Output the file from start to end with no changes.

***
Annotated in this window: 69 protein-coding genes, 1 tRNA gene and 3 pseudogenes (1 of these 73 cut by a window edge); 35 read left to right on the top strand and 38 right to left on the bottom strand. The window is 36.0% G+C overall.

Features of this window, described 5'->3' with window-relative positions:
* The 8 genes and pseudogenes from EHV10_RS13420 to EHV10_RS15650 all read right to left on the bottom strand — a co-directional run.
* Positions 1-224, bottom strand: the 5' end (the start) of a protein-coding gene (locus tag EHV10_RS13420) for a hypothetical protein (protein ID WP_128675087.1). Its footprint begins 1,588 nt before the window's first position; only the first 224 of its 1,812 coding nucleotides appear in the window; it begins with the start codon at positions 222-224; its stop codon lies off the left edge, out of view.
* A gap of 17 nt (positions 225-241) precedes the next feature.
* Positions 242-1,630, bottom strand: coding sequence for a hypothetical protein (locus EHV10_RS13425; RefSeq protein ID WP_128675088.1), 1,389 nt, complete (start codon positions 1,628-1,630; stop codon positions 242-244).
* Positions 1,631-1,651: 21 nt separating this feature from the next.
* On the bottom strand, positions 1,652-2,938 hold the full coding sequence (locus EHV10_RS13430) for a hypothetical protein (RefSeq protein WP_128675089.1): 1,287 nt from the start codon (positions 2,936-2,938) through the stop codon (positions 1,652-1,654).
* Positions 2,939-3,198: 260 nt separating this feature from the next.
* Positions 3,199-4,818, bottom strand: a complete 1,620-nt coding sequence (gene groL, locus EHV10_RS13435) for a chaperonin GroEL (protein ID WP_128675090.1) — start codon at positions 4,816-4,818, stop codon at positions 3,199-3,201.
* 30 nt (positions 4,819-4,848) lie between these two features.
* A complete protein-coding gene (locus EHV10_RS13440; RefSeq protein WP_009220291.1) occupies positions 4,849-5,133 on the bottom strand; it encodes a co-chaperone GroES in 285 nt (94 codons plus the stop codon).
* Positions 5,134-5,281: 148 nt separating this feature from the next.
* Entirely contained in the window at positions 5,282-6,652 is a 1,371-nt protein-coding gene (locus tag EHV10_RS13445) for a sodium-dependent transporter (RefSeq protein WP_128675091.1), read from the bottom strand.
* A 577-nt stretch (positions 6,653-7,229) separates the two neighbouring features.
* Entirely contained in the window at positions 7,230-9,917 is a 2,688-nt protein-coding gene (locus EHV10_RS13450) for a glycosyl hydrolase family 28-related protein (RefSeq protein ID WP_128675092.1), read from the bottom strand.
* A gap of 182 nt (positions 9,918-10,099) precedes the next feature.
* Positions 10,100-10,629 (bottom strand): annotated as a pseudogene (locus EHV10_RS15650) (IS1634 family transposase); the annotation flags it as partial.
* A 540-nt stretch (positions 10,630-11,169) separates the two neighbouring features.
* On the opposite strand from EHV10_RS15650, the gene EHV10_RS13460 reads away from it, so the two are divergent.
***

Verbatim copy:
Annotated in this window: 69 protein-coding genes, 1 tRNA gene and 3 pseudogenes (1 of these 73 cut by a window edge); 35 read left to right on the top strand and 38 right to left on the bottom strand. The window is 36.0% G+C overall.

Features of this window, described 5'->3' with window-relative positions:
* The 8 genes and pseudogenes from EHV10_RS13420 to EHV10_RS15650 all read right to left on the bottom strand — a co-directional run.
* Positions 1-224, bottom strand: the 5' end (the start) of a protein-coding gene (locus tag EHV10_RS13420) for a hypothetical protein (protein ID WP_128675087.1). Its footprint begins 1,588 nt before the window's first position; only the first 224 of its 1,812 coding nucleotides appear in the window; it begins with the start codon at positions 222-224; its stop codon lies off the left edge, out of view.
* A gap of 17 nt (positions 225-241) precedes the next feature.
* Positions 242-1,630, bottom strand: coding sequence for a hypothetical protein (locus EHV10_RS13425; RefSeq protein ID WP_128675088.1), 1,389 nt, complete (start codon positions 1,628-1,630; stop codon positions 242-244).
* Positions 1,631-1,651: 21 nt separating this feature from the next.
* On the bottom strand, positions 1,652-2,938 hold the full coding sequence (locus EHV10_RS13430) for a hypothetical protein (RefSeq protein WP_128675089.1): 1,287 nt from the start codon (positions 2,936-2,938) through the stop codon (positions 1,652-1,654).
* Positions 2,939-3,198: 260 nt separating this feature from the next.
* Positions 3,199-4,818, bottom strand: a complete 1,620-nt coding sequence (gene groL, locus EHV10_RS13435) for a chaperonin GroEL (protein ID WP_128675090.1) — start codon at positions 4,816-4,818, stop codon at positions 3,199-3,201.
* 30 nt (positions 4,819-4,848) lie between these two features.
* A complete protein-coding gene (locus EHV10_RS13440; RefSeq protein WP_009220291.1) occupies positions 4,849-5,133 on the bottom strand; it encodes a co-chaperone GroES in 285 nt (94 codons plus the stop codon).
* Positions 5,134-5,281: 148 nt separating this feature from the next.
* Entirely contained in the window at positions 5,282-6,652 is a 1,371-nt protein-coding gene (locus tag EHV10_RS13445) for a sodium-dependent transporter (RefSeq protein WP_128675091.1), read from the bottom strand.
* A 577-nt stretch (positions 6,653-7,229) separates the two neighbouring features.
* Entirely contained in the window at positions 7,230-9,917 is a 2,688-nt protein-coding gene (locus EHV10_RS13450) for a glycosyl hydrolase family 28-related protein (RefSeq protein ID WP_128675092.1), read from the bottom strand.
* A gap of 182 nt (positions 9,918-10,099) precedes the next feature.
* Positions 10,100-10,629 (bottom strand): annotated as a pseudogene (locus EHV10_RS15650) (IS1634 family transposase); the annotation flags it as partial.
* A 540-nt stretch (positions 10,630-11,169) separates the two neighbouring features.
* On the opposite strand from EHV10_RS15650, the gene EHV10_RS13460 reads away from it, so the two are divergent.